Top News: Pandemic may lead to more child marriages

Top News
Girls who marry young are at high risk of health complications due to early pregnancy. Photo: TeenVogue/TALLULAH FONTAINE

Top News: The women’s rights organization Sisters in Islam warned that the Covid-19 pandemic could lead to an increase in child marriage cases worldwide, including in Malaysia.

Poverty is the big cause lead to child marriage.

The organization’s communications officer, Aleza Othman. She said that the economic weakness has forced many families into deeper poverty. It is driving some families to marry their daughters to reduce their financial burden.

“Marrying a daughter to someone who has the financial means to provide medical resources, particularly health insurance can be seen as a way to safeguard a young girl’s well-being during a health crisis.”

“This is definitely not the case as girls who are married young have a high risk of developing health complications due to early pregnancies, lack of access to healthcare and increased exposure to sexually transmitted diseases.”

Aliza cited a report on community organizations in Sabah as saying that between 2011 and 2016, Sabah recorded the marriages of 955 girls under the age of 18, of which 505 were Muslim girls. From 2005 to 2015, there were 5,215 non-Muslim child marriages.

She added that there is no other public information about age-based marriages in Malaysia.

The annual international campaign against gender-based violence calls for action to protect girls from child marriage.

So far, only Selangor has raised the minimum legal age of marriage for Muslims to 18, while the federal territories, Penang, Sabah, Johor, Malacca and Perak have agreed to amend their Islamic family laws.

Education is essential to change the perceptions of people in rural areas, especially in Sabah, where 14-year-old marriages are still common.

Winnie Yee, chairperson of the Sabah Women’s Action Resource Group, said.

“They don’t see it as a problem because it’s so normalised, many generations have been practicing the same thing. For them it is just the way it is.”

Yee added that there is still a lack of formal education channels in these areas.

“Many of them do not have access to kindergartens or playschools, so when they go straight to standard one, they don’t even know how to hold a pencil, let alone count.”

“These kids are left behind and struggle in school. This encourages many girls to drop out of school, after which they are pressured to be married off once they reach puberty.”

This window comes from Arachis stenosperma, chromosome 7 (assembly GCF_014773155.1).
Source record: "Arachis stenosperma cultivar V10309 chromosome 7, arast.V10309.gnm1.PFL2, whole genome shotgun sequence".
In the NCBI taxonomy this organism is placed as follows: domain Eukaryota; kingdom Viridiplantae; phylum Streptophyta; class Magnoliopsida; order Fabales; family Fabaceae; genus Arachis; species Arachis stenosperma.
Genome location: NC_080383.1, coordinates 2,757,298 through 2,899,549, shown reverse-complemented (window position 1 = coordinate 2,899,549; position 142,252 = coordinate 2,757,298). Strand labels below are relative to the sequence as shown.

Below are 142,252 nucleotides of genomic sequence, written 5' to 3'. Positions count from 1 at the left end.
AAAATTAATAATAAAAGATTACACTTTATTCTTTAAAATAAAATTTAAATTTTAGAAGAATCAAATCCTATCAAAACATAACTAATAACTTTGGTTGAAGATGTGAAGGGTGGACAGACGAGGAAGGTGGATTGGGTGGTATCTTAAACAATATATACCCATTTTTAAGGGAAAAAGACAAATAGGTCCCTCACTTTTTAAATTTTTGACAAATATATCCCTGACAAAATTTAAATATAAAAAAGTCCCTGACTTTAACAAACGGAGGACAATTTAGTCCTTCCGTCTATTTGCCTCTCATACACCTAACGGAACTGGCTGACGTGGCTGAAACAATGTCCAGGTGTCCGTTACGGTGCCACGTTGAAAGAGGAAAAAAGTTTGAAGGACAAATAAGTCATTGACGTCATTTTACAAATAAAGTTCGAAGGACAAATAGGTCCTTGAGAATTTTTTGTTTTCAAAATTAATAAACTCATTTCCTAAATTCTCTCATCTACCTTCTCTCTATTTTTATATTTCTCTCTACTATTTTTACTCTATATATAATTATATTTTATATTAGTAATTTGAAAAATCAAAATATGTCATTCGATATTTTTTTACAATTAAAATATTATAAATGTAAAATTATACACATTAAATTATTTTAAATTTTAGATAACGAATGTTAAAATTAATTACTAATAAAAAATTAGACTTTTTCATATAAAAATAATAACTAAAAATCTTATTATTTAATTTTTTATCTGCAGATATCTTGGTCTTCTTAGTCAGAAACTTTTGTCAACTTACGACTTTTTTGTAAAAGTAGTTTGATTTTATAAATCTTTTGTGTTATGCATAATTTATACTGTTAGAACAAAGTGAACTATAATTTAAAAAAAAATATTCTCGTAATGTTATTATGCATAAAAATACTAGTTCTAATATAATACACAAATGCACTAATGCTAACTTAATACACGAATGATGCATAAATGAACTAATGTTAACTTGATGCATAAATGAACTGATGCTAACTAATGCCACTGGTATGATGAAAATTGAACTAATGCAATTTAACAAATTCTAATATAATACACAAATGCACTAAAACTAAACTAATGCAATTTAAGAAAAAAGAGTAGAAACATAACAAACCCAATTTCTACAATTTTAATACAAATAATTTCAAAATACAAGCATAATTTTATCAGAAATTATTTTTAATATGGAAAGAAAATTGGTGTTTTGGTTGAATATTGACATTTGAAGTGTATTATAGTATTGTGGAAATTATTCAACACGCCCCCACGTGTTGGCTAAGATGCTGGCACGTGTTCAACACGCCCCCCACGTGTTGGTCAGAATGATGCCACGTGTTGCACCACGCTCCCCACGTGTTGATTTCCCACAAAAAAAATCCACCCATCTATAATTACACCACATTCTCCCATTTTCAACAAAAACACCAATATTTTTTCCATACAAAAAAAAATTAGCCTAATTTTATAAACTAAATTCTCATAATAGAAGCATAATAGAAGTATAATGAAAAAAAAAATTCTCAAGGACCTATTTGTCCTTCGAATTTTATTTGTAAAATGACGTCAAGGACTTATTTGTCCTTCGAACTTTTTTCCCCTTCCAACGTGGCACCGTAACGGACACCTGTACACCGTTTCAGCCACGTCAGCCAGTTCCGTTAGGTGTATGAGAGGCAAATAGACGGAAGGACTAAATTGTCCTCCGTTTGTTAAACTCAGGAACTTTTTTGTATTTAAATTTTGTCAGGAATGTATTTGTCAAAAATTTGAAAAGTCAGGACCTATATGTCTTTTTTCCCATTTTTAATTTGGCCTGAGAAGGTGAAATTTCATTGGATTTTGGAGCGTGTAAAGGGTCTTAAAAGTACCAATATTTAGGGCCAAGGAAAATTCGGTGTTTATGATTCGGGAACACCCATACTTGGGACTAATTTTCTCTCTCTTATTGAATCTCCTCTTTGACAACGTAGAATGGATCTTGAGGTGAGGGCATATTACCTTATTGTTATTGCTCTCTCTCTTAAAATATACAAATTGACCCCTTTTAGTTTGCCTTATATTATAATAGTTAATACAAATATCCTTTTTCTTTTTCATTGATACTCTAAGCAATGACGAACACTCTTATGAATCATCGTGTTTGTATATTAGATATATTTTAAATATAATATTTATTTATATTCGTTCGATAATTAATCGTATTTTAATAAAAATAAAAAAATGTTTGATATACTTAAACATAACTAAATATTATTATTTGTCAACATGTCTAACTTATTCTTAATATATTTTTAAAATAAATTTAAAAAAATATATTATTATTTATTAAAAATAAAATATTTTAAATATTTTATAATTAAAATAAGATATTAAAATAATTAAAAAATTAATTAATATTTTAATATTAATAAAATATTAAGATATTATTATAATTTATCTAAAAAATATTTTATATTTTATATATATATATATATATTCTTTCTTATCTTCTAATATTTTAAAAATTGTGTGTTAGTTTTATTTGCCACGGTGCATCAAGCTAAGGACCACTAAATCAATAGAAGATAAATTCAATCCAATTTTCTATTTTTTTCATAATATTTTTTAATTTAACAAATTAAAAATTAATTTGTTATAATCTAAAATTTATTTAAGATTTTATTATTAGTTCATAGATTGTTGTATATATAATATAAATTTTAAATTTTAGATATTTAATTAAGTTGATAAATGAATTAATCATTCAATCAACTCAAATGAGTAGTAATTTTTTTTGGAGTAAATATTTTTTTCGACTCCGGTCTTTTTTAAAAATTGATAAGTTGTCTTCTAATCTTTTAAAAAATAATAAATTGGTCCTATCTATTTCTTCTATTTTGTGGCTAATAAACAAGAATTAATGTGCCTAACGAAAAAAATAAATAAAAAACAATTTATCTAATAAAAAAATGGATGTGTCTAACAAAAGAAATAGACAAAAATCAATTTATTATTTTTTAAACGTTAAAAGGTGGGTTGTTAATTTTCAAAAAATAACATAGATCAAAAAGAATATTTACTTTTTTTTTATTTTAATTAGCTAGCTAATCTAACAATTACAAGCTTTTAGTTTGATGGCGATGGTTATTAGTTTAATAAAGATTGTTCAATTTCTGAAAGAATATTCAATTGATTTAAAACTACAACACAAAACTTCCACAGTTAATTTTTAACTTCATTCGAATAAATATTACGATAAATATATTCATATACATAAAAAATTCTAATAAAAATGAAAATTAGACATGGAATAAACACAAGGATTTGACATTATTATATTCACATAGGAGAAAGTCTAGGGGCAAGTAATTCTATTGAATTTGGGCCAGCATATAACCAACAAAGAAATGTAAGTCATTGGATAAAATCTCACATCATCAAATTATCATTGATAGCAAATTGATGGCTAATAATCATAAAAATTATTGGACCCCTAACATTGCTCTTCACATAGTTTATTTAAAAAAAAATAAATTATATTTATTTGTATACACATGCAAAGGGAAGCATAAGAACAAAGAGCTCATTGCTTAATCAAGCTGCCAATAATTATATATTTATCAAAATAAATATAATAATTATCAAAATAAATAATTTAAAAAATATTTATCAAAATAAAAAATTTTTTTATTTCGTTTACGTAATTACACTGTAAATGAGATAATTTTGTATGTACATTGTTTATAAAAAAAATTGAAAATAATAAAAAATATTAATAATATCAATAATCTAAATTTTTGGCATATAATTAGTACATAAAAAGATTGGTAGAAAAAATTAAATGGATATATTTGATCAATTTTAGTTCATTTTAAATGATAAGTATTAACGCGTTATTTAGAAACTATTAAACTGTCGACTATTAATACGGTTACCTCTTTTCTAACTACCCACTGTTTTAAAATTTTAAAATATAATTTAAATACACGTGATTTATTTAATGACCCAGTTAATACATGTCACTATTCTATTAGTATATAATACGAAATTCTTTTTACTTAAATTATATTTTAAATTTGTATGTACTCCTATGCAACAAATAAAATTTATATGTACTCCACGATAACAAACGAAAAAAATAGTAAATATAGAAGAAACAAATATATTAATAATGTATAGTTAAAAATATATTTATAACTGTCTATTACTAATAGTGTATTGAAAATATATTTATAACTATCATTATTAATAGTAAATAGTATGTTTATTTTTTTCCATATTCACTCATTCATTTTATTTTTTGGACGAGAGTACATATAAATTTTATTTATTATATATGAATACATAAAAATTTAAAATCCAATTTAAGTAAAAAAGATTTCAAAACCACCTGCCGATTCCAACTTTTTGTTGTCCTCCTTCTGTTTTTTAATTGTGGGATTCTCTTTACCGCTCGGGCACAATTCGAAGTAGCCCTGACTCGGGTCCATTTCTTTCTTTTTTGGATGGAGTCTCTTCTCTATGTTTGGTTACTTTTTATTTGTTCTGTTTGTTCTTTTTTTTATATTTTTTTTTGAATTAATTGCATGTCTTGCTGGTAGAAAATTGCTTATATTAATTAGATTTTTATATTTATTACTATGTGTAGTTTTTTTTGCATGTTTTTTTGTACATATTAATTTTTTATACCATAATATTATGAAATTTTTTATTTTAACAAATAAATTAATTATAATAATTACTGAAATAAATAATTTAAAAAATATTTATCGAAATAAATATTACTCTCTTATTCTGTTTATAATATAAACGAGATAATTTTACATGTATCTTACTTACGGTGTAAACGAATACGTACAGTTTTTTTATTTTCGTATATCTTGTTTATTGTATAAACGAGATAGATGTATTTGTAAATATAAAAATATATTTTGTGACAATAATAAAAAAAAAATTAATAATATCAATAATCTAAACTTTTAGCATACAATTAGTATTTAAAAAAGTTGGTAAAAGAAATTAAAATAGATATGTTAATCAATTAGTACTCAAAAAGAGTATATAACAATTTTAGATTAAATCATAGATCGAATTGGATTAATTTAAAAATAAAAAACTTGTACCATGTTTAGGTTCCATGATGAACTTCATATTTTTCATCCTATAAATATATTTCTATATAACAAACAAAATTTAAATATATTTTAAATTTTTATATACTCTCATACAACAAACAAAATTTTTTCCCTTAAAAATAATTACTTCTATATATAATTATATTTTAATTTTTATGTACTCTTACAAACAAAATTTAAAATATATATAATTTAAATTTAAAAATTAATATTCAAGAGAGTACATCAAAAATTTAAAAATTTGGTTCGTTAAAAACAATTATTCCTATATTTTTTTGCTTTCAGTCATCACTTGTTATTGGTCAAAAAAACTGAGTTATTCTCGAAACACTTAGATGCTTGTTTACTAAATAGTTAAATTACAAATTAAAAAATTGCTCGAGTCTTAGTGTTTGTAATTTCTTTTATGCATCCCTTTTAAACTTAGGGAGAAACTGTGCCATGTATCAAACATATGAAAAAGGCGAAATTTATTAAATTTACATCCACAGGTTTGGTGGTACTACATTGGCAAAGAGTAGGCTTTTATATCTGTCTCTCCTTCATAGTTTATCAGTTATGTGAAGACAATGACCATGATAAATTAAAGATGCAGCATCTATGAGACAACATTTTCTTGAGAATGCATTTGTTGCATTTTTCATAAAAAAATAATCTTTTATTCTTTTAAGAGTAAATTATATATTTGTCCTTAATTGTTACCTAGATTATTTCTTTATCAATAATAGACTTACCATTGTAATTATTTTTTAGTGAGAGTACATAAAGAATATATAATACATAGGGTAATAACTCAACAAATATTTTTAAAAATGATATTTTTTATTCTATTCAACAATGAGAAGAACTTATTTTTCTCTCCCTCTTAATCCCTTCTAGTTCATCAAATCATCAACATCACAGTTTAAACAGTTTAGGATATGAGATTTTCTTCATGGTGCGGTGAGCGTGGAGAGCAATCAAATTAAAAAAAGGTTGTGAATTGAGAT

Melissa Akhir, Director of Capacity Development for Women’s Aid, told FMT News. There is an urgent need to reform the child marriage law. Because Malaysia has ratified the UN Convention on the Rights of the Child and other international treaties.

However, the Sharia court, menteris besar and the chief minister still have the autonomy to approve marriages under the age of 16.

Melissa said that before making a decision, it is very important to provide medical reports, assessments by child psychologists and opinions from social supporters to the relevant authorities.

“The shariah court judge, menteri besar or chief minister must, at least, have a single one-on-one session with the child.”

She said:

“If there is the slightest hint of sexual abuse and unwillingness on the part of the child, they should not hesitate to throw out the application and order a police investigation instead.”

Melissa added that ignorance of children’s sex education and the objectification of children, especially girls. It is one of the obstacles to reforming the country’s laws.

Milo, 15, is part of WAO’s girl takeover plan! The Internet stated that raising awareness is the most important step in eliminating child marriage.

She emphasized the need for young girls like herself to express her opinions. She mention that she encountered difficulties in resolving girls’ rights to peers because they did not take her seriously.

“Girls need to be girls.”

“We shouldn’t trap at home waiting for our husbands. I myself can’t imagine being married to someone at my age.”

Girls take over! The network is a chat channel where girls can participate in discussing any problems they face. Anyone from 12 to 18 years old can freely register and participate in discussions.

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